Annal: 2009 Prometheus Award for Best Novel

Results of the Prometheus Award in the year 2009.

Book:Little Brother

Little Brother

Cory Doctorow

Marcus, a.k.a “w1n5t0n,” is only seventeen years old, but he figures he already knows how the system works–and how to work the system. Smart, fast, and wise to the ways of the networked world, he has no trouble outwitting his high school’s intrusive but clumsy surveillance systems.

But his whole world changes when he and his friends find themselves caught in the aftermath of a major terrorist attack on San Francisco. In the wrong place at the wrong time, Marcus and his crew are apprehended by the Department of Homeland Security and whisked away to a secret prison where they’re mercilessly interrogated for days.

When the DHS finally releases them, Marcus discovers that his city has become a police state where every citizen is treated like a potential terrorist. He knows that no one will believe his story, which leaves him only one option: to take down the DHS himself.

Book:Half a Crown

Half a Crown

Jo Walton

In 1941 the European war ended in the Farthing Peace, a rapprochement between Britain and Nazi Germany. The balls and banquets of Britain’s upper class never faltered, while British ships ferried “undesirables” across the Channel to board the cattle cars headed east.

Peter Carmichael is commander of the Watch, Britain’s distinctly British secret police. It’s his job to warn the Prime Minister of treason, to arrest plotters, and to discover Jews. The midnight knock of a Watchman is the most dreaded sound in the realm.

Now, in 1960, a global peace conference is convening in London, where Britain, Germany, and Japan will oversee the final partition of the world. Hitler is once again on British soil. So is the long exiled Duke of Windsor—and the rising gangs of “British…[more]

Book:The January Dancer

The January Dancer

Michael Flynn

A triumph of the New Space Opera: fast, complicated, wonder-filled!

Hugo Award finalist and Robert A. Heinlein Award–winning SF writer Michael Flynn now turns to space opera with stunningly successful results. Full of rich echoes of space opera classics from Doc Smith to Cordwainer Smith, The January Dancer tells the fateful story of an ancient pre-human artifact of great power, and the people who found it.

Starting with Captain Amos January, who quickly loses it, and then the others who fought, schemed, and killed to get it, we travel around the complex, decadent, brawling, mongrelized interstellar human civilization the artifact might save or destroy. Collectors want the Dancer; pirates take it, rulers crave it, and they’ll all kill if necessary to get it. This is a thrilling yarn of love, revolution, music, and mystery, and it ends, as all great stories do, with shock and a beginning.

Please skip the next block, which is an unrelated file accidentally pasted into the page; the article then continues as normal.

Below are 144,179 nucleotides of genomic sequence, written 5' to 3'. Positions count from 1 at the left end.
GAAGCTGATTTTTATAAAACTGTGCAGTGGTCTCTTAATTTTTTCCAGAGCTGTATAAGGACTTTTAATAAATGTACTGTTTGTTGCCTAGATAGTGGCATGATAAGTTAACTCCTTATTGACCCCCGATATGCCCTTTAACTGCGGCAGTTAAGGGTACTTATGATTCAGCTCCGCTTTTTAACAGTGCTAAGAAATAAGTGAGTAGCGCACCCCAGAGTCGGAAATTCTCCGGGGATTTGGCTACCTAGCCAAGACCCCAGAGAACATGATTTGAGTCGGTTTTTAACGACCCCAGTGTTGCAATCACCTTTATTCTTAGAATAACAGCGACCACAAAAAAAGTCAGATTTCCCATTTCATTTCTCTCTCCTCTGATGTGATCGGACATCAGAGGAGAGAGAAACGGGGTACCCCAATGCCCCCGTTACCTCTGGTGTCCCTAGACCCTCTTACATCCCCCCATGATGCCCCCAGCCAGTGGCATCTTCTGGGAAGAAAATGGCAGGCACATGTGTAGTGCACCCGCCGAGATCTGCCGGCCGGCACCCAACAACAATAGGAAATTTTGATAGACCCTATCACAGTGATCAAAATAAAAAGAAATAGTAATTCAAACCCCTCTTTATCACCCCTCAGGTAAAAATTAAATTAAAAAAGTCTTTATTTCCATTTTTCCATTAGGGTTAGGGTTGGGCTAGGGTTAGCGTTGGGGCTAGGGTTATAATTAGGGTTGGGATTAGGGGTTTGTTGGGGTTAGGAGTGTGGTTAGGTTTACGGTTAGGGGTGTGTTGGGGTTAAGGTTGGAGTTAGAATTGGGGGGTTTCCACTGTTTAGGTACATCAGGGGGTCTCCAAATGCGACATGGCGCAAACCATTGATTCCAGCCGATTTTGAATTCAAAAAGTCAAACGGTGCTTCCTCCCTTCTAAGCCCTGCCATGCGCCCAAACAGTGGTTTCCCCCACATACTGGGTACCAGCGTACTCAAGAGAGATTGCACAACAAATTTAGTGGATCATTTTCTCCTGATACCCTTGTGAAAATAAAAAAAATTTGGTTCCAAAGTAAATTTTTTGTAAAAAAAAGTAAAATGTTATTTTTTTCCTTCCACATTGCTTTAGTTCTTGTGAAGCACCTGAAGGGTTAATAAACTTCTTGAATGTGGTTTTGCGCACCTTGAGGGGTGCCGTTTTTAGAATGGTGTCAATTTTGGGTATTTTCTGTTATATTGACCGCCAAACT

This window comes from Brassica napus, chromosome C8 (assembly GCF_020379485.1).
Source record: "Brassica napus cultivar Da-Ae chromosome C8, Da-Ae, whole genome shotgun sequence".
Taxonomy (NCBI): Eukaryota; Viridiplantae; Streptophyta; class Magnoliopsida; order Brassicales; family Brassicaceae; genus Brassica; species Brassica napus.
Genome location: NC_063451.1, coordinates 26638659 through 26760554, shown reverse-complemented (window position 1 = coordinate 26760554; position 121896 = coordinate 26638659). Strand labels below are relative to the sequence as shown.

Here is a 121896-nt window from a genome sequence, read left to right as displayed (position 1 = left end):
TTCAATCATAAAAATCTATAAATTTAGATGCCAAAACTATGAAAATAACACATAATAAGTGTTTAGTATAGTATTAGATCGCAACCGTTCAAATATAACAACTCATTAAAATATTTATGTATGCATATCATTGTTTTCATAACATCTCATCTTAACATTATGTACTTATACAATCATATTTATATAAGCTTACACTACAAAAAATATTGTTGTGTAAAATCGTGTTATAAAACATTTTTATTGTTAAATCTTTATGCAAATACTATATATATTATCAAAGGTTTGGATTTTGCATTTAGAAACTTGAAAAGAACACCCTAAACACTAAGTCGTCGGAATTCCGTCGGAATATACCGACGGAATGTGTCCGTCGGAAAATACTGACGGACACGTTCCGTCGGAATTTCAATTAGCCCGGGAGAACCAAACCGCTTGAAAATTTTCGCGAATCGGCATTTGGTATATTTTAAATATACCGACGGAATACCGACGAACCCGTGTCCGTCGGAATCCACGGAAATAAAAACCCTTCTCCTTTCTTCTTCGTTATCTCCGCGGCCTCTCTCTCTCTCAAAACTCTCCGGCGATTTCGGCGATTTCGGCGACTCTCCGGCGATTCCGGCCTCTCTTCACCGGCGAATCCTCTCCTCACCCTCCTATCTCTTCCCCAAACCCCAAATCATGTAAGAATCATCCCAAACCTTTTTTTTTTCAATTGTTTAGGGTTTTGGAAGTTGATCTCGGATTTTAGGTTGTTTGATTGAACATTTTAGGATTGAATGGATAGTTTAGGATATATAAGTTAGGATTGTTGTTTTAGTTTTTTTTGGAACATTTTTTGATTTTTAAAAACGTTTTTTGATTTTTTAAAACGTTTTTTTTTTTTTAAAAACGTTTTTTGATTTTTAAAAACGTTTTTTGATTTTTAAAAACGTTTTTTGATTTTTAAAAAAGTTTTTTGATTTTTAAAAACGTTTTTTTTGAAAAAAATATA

Book:Matter

Matter: A Culture Novel

Iain M. Banks

In a world renowned even within a galaxy full of wonders, a crime within a war. For one man it means a desperate flight, and a search for the one—maybe two—people who could clear his name. For his brother it means a life lived under constant threat of treachery and murder. And for their sister, even without knowing the full truth, it means returning to a place she’d thought abandoned forever.

Only the sister is not what she once was; Djan Seriy Anaplian has changed almost beyond recognition to become an agent of the Culture’s Special Circumstances section, charged with high-level interference in civilizations throughout the greater galaxy.

Concealing her new identity—and her particular set of abilities—might be a dangerous strategy, however. In the world…[more]

Book:Opening Atlantis

Opening Atlantis: Book 1 of The Atlantis series

Harry Turtledove

Atlantis lies between Europe and the East Coast of Terranova. For many years, this land of opportunity lured dreamers from around the globe with its natural resources, offering a new beginning for those willing to brave the wonders of the unexplored territory.

It is a new world indeed: ripe for discovery, for plunder, and eventually for colonization—but will its settlers destroy the very wonders they had journeyed to Atlantis to find?

Book:Saturn's Children

Saturn's Children: A Space Opera

Charles Stross

Sometime in the twenty-third century, humanity went extinct—leaving only androids behind. Freya Nakamichi 47 is a femmebot, one of the last of her kind still functioning. With no humans left to pay for the pleasures she provides, she agrees to transport a mysterious package from Mercury to Mars. Unfortunately for Freya, she has just made herself a moving target for some very powerful, very determined humanoids who will stop at nothing to possess the contents of the package.

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